MOUNT, J.-On June 18, 1900, appellant was a common carrier conducting a line of steamers between Olympia and Seattle, in this state. Respondent was an ordinary deck hand on board the "City of Aberdeen," one of appellant's steamers. This boat carried a gangplank weighing some eight or nine hundred pounds, for use in unloading freight, etc. While this steamer was lying at her dock in Olympia on the date mentioned, the gangplank was standing at an angle of forty-five or fifty degrees, connecting the steamer with her dock. When the boat was about ready to start on the trip from Olympia to Seattle, the captain gave a short blast of the steamer's whistle, which was a signal to "take in the gangplank and let go the lines." At the blast from this whistle it was the duty of the deck hands to take position around the gangplank preparatory to taking it on the boat. It was the duty of the mate (an officer on board said boat) to direct the deck hands in and about this work. It had been raining some on this day, and the deck of the steamer was wet and slippery. There were four deck hands on board, at different places upon the vessel. Upon hearing the blast of the whistle, all proceeded hastily forward in obedience to their duties. The mate was on the dock, and proceeded to loosen the end of the gangplank fastened to the dock. As the mate let go the gangplank, before respondent had an opportunity to take his position, and without warning to him, the plank came sliding in on the deck, by reason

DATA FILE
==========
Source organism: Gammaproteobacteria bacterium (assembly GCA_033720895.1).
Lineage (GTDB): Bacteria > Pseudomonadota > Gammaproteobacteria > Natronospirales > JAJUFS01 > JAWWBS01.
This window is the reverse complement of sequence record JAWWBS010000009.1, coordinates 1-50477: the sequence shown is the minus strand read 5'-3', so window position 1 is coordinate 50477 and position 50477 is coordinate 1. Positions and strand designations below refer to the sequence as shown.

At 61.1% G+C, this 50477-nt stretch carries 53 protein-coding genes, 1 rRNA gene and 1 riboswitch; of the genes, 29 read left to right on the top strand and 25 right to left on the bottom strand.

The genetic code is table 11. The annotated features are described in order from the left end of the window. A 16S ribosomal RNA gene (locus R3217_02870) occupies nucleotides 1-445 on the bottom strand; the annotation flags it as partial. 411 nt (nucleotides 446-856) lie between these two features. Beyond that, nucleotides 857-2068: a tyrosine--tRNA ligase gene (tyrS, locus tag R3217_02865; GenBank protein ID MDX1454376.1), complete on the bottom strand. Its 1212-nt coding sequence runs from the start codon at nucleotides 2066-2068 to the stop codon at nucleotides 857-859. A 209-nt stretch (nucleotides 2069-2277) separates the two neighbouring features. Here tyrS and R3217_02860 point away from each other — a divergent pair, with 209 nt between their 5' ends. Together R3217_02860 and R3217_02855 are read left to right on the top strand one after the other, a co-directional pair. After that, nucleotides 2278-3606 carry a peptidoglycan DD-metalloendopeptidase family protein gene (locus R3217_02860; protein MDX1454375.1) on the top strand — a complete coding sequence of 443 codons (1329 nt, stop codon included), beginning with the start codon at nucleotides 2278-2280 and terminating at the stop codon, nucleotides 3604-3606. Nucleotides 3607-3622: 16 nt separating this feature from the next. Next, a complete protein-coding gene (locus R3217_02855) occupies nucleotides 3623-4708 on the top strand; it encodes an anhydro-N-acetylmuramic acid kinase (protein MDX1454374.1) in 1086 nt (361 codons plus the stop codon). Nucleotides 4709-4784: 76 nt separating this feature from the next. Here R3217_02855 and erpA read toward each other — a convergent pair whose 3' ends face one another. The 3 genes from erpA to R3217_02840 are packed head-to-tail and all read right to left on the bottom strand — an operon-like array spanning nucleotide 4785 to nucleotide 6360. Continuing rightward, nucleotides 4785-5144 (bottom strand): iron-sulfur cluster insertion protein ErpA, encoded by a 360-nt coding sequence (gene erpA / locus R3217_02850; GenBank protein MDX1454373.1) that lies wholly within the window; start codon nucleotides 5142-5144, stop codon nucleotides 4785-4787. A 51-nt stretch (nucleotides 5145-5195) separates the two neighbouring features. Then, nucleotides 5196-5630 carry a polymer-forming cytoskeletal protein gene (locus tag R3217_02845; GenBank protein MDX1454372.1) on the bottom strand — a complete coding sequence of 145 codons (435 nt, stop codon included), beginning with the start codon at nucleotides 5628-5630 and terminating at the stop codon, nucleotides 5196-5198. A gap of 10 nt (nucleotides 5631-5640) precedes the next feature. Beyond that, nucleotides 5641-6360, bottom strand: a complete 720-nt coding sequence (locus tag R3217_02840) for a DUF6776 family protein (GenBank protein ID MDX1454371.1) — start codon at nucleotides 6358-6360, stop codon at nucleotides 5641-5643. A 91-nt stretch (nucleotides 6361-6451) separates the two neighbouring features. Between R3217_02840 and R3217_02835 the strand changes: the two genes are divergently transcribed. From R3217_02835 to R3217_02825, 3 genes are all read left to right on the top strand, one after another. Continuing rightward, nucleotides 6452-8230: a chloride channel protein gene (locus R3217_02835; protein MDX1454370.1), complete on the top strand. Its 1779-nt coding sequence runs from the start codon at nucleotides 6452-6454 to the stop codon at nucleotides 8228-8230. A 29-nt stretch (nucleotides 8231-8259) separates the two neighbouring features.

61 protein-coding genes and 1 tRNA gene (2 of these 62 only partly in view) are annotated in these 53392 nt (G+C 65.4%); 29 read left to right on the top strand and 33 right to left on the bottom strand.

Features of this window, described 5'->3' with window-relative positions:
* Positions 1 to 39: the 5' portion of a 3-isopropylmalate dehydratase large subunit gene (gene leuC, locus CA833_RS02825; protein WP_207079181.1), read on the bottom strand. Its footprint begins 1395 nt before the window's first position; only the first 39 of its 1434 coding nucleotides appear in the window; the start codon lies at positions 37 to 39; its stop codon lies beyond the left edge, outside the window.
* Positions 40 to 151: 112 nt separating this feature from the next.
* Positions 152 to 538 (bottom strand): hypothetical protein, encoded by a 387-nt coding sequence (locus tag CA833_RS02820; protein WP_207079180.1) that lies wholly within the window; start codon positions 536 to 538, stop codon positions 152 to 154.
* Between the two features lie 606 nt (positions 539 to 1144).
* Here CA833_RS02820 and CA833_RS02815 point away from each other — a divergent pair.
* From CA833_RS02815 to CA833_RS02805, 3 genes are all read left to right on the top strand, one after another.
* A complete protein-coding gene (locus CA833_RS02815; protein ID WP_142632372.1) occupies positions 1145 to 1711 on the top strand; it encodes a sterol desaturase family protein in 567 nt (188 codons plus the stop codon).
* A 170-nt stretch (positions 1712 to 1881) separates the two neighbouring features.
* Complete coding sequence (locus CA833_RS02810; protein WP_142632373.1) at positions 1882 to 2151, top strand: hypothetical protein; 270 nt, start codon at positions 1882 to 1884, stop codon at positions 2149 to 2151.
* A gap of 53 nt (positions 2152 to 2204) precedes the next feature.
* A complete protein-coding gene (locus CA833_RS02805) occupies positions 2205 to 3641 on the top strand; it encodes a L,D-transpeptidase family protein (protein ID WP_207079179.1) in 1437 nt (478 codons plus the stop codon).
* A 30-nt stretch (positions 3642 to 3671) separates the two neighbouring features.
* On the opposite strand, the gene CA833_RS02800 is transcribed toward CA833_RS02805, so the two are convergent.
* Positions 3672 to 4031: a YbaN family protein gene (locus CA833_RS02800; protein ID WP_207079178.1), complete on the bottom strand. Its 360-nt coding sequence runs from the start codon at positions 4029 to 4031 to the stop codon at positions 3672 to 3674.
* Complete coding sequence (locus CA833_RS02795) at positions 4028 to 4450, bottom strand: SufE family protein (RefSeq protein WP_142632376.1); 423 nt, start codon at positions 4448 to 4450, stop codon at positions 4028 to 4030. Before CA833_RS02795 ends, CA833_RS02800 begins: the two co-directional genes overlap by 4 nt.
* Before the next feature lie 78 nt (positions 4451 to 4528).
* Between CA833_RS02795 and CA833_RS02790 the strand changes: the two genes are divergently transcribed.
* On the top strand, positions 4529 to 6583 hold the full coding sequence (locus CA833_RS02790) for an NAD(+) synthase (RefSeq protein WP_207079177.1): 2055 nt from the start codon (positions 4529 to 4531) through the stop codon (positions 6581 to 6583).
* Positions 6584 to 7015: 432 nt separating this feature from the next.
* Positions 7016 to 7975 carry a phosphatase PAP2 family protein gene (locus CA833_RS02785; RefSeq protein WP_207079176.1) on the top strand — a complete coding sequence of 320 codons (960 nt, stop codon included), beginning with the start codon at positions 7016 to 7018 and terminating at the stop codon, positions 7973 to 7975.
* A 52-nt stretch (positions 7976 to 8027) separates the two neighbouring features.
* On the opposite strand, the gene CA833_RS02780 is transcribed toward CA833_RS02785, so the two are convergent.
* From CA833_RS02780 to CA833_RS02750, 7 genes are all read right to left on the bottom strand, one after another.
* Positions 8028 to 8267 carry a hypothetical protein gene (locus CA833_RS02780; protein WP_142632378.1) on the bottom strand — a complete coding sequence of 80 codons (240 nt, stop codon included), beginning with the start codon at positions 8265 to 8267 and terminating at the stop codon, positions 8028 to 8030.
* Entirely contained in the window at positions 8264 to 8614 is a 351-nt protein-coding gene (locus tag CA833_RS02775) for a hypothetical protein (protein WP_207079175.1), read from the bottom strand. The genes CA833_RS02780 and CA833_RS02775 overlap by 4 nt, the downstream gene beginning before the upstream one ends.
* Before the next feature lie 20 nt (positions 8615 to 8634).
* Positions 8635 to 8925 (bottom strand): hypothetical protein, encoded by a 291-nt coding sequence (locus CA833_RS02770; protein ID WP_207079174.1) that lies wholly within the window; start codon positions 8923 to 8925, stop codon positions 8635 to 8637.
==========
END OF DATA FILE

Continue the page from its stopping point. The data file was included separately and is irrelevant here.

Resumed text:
Opinion of the Court-MOUNT, J.

[26 Wash.

of being freed by the mate, and caught the respondent, breaking his leg. Upon this state of facts, suit was brought. Upon the trial a jury awarded the respondent damages in the sum of $764.50. From a judgment therefor, this appeal is prosecuted.